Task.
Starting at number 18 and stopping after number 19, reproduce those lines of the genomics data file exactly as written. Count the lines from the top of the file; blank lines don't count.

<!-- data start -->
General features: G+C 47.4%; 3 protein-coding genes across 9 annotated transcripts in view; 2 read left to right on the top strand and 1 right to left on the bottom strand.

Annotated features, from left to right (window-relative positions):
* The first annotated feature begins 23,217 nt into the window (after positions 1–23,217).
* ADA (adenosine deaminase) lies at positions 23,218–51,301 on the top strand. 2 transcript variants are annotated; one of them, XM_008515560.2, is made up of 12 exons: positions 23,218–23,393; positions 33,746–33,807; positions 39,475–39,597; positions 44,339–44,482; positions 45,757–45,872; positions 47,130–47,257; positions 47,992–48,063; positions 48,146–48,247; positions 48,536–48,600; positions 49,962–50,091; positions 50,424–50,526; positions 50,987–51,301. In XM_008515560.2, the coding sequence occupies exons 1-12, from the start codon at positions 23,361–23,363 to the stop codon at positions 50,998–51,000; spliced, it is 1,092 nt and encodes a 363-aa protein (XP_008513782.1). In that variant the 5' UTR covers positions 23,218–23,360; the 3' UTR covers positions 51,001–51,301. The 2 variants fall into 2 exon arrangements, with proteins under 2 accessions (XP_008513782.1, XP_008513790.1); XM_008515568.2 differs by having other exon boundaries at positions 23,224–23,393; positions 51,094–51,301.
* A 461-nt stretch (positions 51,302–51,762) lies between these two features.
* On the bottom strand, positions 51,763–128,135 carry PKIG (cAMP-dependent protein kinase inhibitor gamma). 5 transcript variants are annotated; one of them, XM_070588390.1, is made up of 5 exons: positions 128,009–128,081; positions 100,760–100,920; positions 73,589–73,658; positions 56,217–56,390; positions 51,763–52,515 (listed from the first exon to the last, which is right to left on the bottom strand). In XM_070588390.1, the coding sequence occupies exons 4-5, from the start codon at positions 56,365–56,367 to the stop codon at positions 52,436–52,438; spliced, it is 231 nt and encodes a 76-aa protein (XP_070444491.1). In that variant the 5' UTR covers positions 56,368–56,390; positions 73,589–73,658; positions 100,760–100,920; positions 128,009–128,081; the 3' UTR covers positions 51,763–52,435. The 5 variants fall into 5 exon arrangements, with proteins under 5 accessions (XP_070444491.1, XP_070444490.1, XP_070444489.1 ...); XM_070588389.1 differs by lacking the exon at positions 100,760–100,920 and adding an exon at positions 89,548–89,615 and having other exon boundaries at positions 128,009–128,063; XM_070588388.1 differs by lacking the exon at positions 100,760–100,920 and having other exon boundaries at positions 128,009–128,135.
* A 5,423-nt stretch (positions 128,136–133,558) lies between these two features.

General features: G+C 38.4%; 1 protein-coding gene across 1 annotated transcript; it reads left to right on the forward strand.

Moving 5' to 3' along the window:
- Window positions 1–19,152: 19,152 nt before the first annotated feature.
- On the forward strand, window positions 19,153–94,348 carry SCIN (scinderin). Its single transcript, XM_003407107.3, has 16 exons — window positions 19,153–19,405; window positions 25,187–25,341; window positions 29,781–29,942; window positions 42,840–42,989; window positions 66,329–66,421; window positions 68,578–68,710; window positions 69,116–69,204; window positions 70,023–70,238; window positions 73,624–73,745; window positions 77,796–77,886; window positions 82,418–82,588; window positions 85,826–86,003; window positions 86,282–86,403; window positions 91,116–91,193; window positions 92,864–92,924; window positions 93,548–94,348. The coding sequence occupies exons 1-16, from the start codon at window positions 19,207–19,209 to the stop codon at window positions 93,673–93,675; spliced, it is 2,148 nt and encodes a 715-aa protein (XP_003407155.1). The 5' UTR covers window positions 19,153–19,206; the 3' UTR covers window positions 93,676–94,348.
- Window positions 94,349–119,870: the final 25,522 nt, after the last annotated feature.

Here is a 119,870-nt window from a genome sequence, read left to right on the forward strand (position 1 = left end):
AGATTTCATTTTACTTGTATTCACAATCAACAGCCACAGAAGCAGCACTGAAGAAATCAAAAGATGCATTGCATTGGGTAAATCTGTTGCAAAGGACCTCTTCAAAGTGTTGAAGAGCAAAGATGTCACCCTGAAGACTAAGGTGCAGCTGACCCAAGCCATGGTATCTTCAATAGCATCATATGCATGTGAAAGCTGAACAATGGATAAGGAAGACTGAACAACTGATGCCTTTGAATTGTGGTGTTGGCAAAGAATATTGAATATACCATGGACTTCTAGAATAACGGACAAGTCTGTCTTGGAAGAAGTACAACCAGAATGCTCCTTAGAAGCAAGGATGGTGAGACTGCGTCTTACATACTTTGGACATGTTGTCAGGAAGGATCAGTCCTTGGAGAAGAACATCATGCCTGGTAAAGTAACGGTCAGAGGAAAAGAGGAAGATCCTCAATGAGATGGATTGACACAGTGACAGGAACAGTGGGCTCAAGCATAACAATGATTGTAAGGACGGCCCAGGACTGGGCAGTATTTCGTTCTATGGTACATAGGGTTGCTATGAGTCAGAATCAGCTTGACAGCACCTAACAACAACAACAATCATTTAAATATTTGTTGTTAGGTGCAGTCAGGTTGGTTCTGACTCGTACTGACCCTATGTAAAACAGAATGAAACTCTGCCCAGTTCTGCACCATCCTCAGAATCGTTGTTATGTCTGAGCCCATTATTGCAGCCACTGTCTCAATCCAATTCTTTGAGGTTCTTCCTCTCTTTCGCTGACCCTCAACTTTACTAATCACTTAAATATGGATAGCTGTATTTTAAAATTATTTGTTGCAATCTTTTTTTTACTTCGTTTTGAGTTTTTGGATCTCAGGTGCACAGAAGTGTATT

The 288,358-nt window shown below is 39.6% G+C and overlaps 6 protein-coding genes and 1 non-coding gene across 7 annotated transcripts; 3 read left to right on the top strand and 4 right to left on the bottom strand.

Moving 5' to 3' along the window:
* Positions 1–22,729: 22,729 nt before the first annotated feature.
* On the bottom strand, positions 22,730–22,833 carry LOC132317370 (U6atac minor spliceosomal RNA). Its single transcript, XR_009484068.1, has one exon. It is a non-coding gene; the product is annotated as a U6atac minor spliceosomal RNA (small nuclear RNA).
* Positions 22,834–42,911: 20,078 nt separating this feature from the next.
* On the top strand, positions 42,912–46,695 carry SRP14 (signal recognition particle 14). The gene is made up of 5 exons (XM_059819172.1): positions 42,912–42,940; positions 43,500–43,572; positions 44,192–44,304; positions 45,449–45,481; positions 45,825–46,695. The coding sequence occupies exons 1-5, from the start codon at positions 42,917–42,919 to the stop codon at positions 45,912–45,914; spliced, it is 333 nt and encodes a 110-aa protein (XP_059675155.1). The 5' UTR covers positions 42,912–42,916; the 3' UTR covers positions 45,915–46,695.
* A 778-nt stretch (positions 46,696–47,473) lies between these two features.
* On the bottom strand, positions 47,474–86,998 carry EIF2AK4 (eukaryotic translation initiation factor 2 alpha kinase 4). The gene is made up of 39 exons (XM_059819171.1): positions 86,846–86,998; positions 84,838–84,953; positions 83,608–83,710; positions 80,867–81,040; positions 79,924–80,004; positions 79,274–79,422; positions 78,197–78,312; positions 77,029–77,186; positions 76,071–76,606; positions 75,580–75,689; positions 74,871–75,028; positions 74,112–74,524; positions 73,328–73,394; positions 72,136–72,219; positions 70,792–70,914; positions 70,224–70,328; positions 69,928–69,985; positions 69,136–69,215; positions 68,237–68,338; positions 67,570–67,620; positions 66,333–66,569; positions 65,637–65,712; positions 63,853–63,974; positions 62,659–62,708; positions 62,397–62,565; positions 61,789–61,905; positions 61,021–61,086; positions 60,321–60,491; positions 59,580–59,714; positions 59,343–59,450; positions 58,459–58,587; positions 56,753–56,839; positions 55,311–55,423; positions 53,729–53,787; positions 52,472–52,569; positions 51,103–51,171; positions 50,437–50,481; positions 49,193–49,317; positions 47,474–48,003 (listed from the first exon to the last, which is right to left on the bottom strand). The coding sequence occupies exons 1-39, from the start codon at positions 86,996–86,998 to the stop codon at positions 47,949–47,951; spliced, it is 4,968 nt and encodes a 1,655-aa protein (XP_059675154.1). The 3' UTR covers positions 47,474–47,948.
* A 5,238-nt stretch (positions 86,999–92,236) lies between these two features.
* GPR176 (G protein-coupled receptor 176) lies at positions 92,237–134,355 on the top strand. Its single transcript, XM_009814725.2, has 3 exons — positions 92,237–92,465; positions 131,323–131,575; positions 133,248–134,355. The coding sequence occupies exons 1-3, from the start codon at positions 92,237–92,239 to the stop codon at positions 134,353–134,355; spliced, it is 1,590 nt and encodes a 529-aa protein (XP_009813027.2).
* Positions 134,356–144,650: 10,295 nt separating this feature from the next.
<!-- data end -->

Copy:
* On the bottom strand, positions 22,730–22,833 carry LOC132317370 (U6atac minor spliceosomal RNA). Its single transcript, XR_009484068.1, has one exon. It is a non-coding gene; the product is annotated as a U6atac minor spliceosomal RNA (small nuclear RNA).
* Positions 22,834–42,911: 20,078 nt separating this feature from the next.